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NYPD cop in Eric Garner’s death earns overtime pay; Hakeem Jeffries calls for probe

Rep. Hakeem Jeffries is calling for an investigation

Rep. Hakeem Jeffries is calling for an investigation of the NYPD's policy on overtime pay. Photo Credit: Getty Images / Spencer Platt

Rep. Hakeem Jeffries on Wednesday said he will ask the Justice Department to expand their inquiry into the circumstances surrounding the death of Eric Garner to include the issue of NYPD overtime pay for officers on modified duty.

The request comes as news that Daniel Pantaleo, the officer on modified duty after placing Garner in an apparent fatal chokehold, earned more than $36,000 in overtime or unspecified pay came to light, according to Politico.

“The police department, as much respect as I have for the men and women who wear the uniform, is not an organization prone to transparency and cannot be expected to reasonably police itself,” Jeffries said, speaking in front of NYPD headquarters.

“This administration has coddled Daniel Pantaleo, who killed Eric Garner in cold blood for the whole world to see. And we’re supposed to trust that the administration will conduct a fair and impartial review of the overtime practices and then enact change? It’s not going to occur.”

Jeffries also said he encouraged “inquiries” at both the state and city levels — including the NYPD Inspector General.

A representative for the NYPD said in an email on Wednesday that Chief of Department James O’Neill has “ordered a review of the overtime practices for officers who are currently on modified assignment. When the review is complete the Department will implement any necessary changes.”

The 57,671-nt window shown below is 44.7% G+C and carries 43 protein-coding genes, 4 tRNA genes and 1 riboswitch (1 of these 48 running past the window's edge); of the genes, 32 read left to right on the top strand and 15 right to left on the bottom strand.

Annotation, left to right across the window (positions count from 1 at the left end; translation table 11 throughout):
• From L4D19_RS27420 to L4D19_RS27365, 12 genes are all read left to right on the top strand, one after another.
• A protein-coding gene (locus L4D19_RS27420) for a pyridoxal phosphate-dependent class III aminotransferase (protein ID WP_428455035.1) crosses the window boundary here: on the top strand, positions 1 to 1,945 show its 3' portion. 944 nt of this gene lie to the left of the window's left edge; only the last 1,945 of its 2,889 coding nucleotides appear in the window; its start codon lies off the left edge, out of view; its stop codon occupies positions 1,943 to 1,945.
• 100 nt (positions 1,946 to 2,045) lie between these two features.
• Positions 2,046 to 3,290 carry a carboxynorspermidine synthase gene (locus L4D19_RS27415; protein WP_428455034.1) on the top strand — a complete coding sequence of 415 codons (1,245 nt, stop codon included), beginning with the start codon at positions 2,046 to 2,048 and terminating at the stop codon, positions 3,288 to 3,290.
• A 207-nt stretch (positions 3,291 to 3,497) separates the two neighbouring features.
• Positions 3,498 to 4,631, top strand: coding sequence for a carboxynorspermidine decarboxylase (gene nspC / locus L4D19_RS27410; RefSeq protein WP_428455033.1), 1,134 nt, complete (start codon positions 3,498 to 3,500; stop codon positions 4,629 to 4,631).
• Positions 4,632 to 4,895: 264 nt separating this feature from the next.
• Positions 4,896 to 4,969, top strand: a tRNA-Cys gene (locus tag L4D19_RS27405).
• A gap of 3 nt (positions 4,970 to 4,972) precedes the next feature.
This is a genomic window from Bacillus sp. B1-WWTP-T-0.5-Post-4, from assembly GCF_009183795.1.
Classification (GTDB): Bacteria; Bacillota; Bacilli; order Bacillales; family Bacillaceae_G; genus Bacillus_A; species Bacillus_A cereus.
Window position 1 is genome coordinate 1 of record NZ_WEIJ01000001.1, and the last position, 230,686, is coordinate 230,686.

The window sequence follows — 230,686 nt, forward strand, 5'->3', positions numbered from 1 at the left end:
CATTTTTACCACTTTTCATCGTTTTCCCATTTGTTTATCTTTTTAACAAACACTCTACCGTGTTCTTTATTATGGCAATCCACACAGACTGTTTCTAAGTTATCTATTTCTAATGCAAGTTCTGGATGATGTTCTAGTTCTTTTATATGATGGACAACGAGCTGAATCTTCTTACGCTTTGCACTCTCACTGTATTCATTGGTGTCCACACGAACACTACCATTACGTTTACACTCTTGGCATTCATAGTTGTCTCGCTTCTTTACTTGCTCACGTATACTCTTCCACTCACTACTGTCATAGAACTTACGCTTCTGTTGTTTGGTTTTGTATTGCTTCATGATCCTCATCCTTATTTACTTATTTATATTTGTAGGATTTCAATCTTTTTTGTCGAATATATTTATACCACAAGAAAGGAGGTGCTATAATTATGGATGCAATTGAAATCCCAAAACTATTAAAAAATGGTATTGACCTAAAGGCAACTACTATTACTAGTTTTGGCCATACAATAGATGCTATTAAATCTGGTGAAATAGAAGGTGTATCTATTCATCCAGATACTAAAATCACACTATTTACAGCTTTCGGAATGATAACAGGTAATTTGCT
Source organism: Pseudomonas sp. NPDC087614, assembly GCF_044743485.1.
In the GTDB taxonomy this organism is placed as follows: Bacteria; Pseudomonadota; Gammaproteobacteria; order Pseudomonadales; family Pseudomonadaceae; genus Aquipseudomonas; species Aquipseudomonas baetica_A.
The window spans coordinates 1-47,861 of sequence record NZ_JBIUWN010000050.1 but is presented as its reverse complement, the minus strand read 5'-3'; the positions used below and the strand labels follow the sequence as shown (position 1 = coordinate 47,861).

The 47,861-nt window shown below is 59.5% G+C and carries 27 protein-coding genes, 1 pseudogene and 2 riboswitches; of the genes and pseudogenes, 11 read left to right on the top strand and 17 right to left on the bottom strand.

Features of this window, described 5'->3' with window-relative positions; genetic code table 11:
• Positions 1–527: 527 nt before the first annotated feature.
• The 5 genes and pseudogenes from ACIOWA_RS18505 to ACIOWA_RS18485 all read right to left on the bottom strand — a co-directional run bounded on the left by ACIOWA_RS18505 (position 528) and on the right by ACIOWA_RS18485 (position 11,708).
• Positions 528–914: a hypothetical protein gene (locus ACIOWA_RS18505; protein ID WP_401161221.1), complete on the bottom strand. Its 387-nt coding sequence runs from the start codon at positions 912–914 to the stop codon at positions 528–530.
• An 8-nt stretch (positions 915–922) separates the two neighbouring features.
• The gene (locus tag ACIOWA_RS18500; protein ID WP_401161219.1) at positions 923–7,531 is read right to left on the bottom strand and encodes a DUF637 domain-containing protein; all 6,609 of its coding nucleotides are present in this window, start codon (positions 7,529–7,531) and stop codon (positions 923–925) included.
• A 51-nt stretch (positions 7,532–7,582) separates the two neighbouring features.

Garner’s mother, Gwen Carr, said Pantaleo’s salary increases make it appear that police are above the law.

“It’s a smack in the face,” she said. “You’re being congratulated for killing my son. And this is just totally unacceptable by me.”

Garner was killed after being placed in an apparent chokehold on July 17, 2014, as he sold loose cigarettes on the street in Staten Island. His death helped spark a nationwide discussion of police force and tactics.

Pantaleo was not indicted in Staten Island, and remains on modified duty. He is currently facing possible civil rights charges, but has yet to face a departmental review.

NYPD Officer Richard Haste, who in 2012 fatally shot 18-year-old Ramarley Graham as he was trying to flush a bag of marijuana down the toilet in his Bronx apartment, was also placed on modified duty but received nearly $25,000 in raises as of Dec. 2015, according to the Huffington Post.

“These officers keep killing our kids and getting pay raises,” said Constance Malcolm, Graham’s mother. “It’s so frustrating. It’s like every time you think you’re going forward you just get knocked off your feet again and go right back to where you started from.”

The federal investigation into Haste was closed in March with no charges filed, and a series of failed grand jury actions against him stalled the case in state court.


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